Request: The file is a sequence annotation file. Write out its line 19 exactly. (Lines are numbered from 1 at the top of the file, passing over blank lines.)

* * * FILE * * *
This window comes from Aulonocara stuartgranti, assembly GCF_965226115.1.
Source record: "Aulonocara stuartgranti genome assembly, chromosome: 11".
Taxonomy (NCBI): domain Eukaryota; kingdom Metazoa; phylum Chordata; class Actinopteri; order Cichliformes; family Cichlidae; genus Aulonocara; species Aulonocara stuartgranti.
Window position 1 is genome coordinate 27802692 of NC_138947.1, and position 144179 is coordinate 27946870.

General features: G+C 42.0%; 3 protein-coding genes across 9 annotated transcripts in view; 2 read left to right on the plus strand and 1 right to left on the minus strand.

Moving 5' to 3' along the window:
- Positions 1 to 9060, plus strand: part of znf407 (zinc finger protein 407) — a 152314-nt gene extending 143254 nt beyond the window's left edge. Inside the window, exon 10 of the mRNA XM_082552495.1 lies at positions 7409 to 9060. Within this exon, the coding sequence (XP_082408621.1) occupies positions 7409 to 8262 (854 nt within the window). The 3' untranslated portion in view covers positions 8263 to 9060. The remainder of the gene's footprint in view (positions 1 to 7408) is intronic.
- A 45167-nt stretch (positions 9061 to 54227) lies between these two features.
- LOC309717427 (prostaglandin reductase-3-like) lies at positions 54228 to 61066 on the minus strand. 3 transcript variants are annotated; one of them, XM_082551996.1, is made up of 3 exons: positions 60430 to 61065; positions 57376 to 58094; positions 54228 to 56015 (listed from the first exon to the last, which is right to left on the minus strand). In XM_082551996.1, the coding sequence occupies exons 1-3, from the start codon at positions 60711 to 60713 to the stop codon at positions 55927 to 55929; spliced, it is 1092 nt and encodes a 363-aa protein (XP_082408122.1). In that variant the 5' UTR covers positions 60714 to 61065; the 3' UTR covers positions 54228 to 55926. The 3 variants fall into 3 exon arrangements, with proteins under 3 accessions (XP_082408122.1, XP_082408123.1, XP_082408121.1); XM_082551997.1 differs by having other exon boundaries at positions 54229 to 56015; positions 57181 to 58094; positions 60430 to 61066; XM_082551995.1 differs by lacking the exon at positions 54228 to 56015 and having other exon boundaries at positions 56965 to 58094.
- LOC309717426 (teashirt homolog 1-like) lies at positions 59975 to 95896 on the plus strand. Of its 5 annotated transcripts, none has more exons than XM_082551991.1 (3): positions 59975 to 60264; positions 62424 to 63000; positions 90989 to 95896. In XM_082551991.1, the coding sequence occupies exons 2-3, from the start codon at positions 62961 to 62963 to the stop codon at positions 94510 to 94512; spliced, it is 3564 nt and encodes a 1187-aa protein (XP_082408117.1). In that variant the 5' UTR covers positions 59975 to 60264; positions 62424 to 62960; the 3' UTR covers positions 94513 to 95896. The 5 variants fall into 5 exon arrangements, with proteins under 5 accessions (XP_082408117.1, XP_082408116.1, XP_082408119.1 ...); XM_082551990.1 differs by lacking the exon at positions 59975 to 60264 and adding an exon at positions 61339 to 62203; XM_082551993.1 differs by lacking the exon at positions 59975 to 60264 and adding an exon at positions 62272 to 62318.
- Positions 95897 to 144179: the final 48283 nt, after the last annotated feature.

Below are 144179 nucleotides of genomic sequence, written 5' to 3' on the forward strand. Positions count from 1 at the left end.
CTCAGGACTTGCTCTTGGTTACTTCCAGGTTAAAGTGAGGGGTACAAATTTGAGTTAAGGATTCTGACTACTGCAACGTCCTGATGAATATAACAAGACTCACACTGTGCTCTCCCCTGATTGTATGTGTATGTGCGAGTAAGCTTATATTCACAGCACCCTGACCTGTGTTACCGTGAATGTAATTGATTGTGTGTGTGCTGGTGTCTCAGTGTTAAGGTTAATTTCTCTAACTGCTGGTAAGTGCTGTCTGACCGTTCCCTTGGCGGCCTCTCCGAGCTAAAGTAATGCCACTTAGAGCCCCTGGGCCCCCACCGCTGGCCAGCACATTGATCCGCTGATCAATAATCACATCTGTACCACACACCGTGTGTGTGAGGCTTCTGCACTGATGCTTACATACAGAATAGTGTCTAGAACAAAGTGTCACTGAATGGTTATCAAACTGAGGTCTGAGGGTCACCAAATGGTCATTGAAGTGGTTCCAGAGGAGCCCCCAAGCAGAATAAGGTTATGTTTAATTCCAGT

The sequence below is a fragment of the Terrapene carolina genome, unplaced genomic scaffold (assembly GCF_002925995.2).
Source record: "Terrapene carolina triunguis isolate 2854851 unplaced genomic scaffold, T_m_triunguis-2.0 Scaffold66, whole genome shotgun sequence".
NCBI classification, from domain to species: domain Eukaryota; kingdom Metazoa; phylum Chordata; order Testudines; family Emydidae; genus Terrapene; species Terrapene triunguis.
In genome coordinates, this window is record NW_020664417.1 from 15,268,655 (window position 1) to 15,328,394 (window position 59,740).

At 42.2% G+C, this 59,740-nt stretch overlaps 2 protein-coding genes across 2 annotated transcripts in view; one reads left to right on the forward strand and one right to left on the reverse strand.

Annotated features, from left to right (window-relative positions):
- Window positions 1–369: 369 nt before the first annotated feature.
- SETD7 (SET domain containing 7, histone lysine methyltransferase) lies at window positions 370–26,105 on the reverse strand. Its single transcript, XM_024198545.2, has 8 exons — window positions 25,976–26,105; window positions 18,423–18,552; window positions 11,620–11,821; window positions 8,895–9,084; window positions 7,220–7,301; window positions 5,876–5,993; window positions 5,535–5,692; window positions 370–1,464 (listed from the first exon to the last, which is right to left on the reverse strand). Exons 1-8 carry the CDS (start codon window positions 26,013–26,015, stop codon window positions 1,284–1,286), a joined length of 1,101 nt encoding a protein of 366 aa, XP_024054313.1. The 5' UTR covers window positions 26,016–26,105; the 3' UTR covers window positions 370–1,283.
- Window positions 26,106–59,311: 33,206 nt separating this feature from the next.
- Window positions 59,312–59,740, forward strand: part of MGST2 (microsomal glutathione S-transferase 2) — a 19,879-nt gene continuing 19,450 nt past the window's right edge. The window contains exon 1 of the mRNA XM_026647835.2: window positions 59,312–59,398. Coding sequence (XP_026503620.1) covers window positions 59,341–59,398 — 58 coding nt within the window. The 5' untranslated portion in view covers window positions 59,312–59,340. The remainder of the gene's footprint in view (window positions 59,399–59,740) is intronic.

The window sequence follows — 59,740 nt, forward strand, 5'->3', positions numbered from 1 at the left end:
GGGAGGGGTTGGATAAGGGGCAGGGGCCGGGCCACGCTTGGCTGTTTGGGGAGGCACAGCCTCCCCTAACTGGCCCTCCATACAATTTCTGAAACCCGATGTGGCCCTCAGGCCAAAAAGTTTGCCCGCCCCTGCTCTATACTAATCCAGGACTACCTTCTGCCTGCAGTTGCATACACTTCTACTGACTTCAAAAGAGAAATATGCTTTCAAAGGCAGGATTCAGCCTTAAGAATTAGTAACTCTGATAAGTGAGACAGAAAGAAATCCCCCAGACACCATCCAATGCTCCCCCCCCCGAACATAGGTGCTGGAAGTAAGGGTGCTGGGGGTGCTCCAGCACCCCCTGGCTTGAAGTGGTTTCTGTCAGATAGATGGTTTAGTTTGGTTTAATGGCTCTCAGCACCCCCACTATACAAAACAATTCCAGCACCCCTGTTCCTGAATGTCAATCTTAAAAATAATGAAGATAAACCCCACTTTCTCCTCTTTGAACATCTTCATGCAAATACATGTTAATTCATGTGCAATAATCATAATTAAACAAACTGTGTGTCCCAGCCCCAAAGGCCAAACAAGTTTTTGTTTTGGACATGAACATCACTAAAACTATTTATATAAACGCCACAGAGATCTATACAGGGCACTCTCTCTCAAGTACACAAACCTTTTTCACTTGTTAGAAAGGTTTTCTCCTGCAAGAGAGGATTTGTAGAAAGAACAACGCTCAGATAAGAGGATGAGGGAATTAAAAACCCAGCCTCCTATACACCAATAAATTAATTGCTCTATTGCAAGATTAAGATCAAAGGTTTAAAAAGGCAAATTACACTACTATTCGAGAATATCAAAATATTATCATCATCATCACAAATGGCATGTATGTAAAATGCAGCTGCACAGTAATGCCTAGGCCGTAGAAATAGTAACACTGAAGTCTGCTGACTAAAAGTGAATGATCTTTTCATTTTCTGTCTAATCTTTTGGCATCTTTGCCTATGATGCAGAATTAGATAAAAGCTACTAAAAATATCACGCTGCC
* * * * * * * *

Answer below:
Annotated features, from left to right (window-relative positions):